A rugged, whitewater river flowing northward through deep canyons, the New River is among the oldest rivers on the continent. New River Gorge National River in West Virginia encompasses over 70,000 acres of land along the New River, is rich in cultural and natural history, and offers an abundance of scenic and recreational opportunities.
Big Southern Butte is one of two domes rising from a sea of basalt near the center of the eastern Snake River Plain in Idaho. The butte is one of the largest volcanic domes in the world, but at 300,000 years old it is also one of the youngest. Hikers who trek to the 7,550-foot high summit are rewarded with spectacular panoramic views. Photo by Devin Englestead, BLM Upper Snake Wildlife Biologist.
First light at Bosque del Apache National Wildlife Refuge in New Mexico. Established in November 22, 1939, the refuge has provided a critical stopover and wintering spot for thousands of sandhill cranes, geese and other waterfowl for 75 years. Bosque del Apache's sandhill crane population has multiplied from 18 birds in the 1840s to more than 20,000 birds today. Photo by Kim Hang Dessoliers (www.sharetheexperience.org).
USDA and Interior Announce Wildlife Conservation Efforts to Support Local Economies and Preserve Farm and Ranch Traditions
Office of the Secretary
Innovative partnership preserves working lands and supports efforts of private landowners to conserve habitat for at-risk species
WASHINGTON —Agriculture Secretary Tom Vilsack and Secretary of the Interior Ken Salazar today announced a new $33 million partnership with farmers, ranchers and forest landowners to use innovative approaches to restore and protect the habitats for wildlife, including seven at-risk species and other vulnerable game species.
The announcement of the Working Lands for Wildlife partnership follows last week's White House Conference on Conservation that spotlighted community-driven conservation efforts as part of President Obama's America's Great Outdoors Initiative.
“America's natural resources play a significant role in building a strong and vibrant economy,” said Secretary Vilsack. “Agricultural lands with healthy and abundant wildlife habitat support strong incomes for our farmers and ranchers and provide great opportunities for enhancing hunting and fishing, outdoor recreation and wildlife viewing."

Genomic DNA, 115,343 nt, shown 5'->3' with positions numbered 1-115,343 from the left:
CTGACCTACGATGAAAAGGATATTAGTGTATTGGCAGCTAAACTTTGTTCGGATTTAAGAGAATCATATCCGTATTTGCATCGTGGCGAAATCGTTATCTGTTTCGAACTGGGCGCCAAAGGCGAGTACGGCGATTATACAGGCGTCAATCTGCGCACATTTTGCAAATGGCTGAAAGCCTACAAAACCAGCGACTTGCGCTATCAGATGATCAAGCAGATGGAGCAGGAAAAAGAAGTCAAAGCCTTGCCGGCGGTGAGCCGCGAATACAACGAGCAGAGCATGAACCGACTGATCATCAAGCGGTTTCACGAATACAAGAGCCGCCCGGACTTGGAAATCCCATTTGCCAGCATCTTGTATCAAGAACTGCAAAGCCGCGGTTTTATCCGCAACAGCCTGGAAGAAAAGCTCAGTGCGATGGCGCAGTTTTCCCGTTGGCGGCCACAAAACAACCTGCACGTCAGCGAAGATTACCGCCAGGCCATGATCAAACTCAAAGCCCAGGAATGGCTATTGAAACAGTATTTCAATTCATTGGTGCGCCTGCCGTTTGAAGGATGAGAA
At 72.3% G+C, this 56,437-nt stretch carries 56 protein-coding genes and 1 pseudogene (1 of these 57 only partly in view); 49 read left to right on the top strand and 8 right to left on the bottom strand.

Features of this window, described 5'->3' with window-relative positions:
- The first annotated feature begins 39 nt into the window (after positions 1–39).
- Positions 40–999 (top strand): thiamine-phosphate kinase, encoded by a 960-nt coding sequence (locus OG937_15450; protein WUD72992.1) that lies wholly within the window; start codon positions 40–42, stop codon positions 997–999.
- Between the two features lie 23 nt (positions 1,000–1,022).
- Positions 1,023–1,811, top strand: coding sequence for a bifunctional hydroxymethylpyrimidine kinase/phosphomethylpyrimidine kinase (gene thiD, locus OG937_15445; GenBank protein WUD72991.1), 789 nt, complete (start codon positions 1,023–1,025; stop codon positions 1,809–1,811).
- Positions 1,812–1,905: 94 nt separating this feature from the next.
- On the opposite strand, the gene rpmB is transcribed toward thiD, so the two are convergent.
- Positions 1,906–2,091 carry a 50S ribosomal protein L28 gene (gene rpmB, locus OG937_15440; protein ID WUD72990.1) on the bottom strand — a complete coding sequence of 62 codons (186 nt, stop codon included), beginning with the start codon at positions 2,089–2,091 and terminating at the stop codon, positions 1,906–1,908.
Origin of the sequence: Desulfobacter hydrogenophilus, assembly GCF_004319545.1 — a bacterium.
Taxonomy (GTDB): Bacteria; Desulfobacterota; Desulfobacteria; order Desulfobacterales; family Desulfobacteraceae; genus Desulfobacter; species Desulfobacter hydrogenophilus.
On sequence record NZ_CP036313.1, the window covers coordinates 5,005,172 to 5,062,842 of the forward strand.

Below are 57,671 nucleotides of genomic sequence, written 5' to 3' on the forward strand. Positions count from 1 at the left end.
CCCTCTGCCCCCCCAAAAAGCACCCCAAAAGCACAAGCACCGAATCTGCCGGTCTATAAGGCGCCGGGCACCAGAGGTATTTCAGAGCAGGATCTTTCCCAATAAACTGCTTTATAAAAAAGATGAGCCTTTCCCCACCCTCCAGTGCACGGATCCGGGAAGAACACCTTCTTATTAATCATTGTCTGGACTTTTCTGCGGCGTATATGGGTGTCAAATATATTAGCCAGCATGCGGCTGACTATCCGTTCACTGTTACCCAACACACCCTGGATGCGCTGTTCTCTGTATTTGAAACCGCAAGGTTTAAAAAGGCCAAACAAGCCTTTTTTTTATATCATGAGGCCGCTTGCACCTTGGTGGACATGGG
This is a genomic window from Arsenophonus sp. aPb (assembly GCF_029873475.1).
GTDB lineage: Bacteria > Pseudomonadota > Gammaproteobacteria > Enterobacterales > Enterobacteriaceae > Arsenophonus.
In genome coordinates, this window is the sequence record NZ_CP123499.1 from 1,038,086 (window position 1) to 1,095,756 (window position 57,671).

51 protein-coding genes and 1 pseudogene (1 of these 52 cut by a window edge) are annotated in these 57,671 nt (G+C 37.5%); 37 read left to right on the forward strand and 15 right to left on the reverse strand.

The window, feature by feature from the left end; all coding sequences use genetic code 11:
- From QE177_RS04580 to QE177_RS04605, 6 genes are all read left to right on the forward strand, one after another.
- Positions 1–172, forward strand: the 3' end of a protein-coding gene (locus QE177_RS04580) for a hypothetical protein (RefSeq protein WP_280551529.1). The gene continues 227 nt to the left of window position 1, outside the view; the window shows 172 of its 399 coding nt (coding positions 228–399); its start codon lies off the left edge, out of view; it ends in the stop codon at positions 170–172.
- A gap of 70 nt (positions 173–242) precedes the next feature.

“This innovative partnership aligns our goals of empowering America's farmers and ranchers to continue working their lands, while furthering conservation of imperiled species, such as the greater sage grouse, through voluntary measures,” Secretary Salazar said. “The Working Lands for Wildlife initiative will allow us to focus our resources where we can do the most good and will serve as a model for a more efficient, more effective, and more cooperative way to improve the health and diversity of working landscapes and strengthen local economies.”
Under this strategy, Federal, state and local wildlife experts jointly identify at-risk species that would benefit from targeted habitat restoration investments on private lands. Using the best available science, the partners will prioritize restoration actions on a large regional scale to most cost effectively focus assistance. In return for voluntarily making habitat improvements on their lands, the Federal government will provide landowners with regulatory certainty that they will not be asked to take additional conservation actions.
Today's announcement kicks-off the sign-up for Working Lands for Wildlife. Landowners can sign-up to manage and restore high-priority habitats for the seven specific wildlife species that are located across the country. Applications within the priority habitat areas will receive highest consideration.
Interested producers and landowners in targeted areas can enroll in the Wildlife Habitat Incentive Program (WHIP) on a continuous basis at their local NRCS field office. NRCS funds from WHIP will share the cost of conservation practices with landowners in areas known to support one or more of the selected species. For example, two conservation practices that improve sage-grouse habitat are prescribed grazing and brush management. In the past two years, ranchers implemented grazing systems on 1.3 million acres of large sagebrush to improve cattle forage and increase hiding cover for nesting birds. The additional grass cover is projected to increase sage-grouse populations by 8 to 10 percent.
For 14 years, WHIP has worked to protect, restore or develop fish and wildlife habitat for many species, including those considered at-risk. Since 2003, about $310 million has been committed to 23,000 farmers, ranchers and landowners to provide wildlife treatments on four million acres of private working lands.
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